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Betsan Powys | 13:23 UK time, Wednesday, 3 December 2008

"The annual value of television output in English for Wales will have declined by £25 - £30m in real terms between 2006 and 2013, the year before the ITV licence expires".

Whose report, out today, says so? The Broadcasting Advisory Group.

Who they? There are four members: Huw Jones, former Chief Executive of S4C; Julie Barton, former editor of BBC Radio Wales; Geraint Talfan Davies, former Controller of BBC Wales, a man of many hats and Professor Kevin Morgan, Professor of Governance and Development at Cardiff University, an old hand at this task force business.

What was their task? To give the Assembly Government an idea of how you, if you're a television viewer in Wales, can get your news and watch programmes provided by someone other than the BBC. With ITV Wales news dwindling fast, they put it like this: "ensuring that English language television programmes from Wales continue to offer plurality to viewers with regard to news, current affairs and general interest programmes".

Plurality - that's where it's at. How, in Wales, should you go about it?

Here we go.

Broadcasting is not, remember, a devolved issue. It remains the responsibility of the UK government. In fact no-one wants the responsibility for it here thank you very much ... not yet anyway. So as far as any money goes, that should come from the UK government and UK tax payers says the advisory group.

How much? They recommend sticking with that figure of £25-£30m and creating a fund, one that would be divvied up by the Wales Medica Commission, a newly-established body that would be independent from government.

Independent broadcasters, existing broadcasters - S4C, Channel 4, ITV - social enterprises or any combination of the above would bid for a share of the money. They'd use it to provide things like an evening news service, a current affairs programme, documentaries or drama relating to Wales.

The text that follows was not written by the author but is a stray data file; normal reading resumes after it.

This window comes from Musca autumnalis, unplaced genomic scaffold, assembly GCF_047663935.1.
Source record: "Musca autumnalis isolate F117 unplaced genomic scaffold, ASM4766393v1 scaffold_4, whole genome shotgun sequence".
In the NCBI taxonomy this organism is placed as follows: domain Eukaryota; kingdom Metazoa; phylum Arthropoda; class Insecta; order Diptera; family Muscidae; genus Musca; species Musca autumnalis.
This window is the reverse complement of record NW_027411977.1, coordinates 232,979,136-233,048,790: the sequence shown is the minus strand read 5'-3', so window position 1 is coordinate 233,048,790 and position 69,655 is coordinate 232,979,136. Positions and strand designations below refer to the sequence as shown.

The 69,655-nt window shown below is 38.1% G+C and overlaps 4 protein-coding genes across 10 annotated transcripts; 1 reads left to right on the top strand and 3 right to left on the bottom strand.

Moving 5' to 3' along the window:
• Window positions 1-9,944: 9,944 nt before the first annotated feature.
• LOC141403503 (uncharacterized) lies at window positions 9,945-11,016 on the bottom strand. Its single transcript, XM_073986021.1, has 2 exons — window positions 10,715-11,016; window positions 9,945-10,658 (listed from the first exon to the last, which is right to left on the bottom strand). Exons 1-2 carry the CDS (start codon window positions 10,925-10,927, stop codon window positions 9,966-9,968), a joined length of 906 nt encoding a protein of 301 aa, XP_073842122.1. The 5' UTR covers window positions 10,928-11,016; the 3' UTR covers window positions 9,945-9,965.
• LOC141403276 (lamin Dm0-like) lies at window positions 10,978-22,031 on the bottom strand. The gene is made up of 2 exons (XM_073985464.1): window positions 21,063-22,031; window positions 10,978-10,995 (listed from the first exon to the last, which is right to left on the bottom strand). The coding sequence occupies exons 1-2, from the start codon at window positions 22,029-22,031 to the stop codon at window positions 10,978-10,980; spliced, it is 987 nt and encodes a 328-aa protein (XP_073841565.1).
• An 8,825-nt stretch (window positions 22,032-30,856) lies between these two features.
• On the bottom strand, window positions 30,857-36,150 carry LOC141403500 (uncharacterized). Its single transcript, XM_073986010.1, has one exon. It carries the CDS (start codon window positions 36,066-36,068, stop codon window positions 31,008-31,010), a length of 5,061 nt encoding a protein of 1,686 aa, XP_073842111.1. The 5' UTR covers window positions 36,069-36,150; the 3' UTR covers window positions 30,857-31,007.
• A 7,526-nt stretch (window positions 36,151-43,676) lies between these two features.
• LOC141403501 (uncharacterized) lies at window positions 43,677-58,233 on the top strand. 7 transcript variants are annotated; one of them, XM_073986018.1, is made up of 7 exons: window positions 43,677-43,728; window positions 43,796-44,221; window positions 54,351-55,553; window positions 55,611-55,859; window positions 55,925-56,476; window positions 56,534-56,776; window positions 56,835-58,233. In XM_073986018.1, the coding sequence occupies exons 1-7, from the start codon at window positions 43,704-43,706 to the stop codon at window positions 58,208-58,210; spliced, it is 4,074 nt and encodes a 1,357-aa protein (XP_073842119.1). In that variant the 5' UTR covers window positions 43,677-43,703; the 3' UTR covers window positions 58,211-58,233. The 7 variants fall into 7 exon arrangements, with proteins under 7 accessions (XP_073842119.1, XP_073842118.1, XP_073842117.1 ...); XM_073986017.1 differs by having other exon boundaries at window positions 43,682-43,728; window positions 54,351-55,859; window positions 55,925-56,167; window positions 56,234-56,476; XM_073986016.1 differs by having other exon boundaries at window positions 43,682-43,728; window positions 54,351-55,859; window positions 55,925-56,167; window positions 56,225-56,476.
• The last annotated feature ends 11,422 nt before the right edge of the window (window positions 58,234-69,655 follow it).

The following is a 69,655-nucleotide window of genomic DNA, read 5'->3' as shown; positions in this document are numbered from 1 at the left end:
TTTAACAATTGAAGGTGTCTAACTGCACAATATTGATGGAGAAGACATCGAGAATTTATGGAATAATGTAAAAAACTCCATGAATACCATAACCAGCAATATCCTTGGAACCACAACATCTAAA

The advisory group also raise the possiblity of setting up a completely new channel for Wales in order to maintain distinctive programming in Wales.

Why would the UK government come up with the money? How would they be persuaded to regard Wales, in this instance, as a special case?

The group offer their own answer to that one: "The democratic and cultural deficit described in this report is of sufficient seriousness for it to command a very high level of priority and urgency in the formulation of governemnt policy".

Let me put my head above the parapet and add this: when a weekly government lobby briefing a few weeks ago started promptly at 10.15am every journalist in the room worked for one broadcaster: the BBC.

You might distrust the whole concept of lobby briefings - that, though, is another matter. On this occasion the room filled up pretty quickly with four colleagues, one each from PA, the Western Mail, the Daily Post and ITV Wales.

But was that healthy? No, it wasn't.


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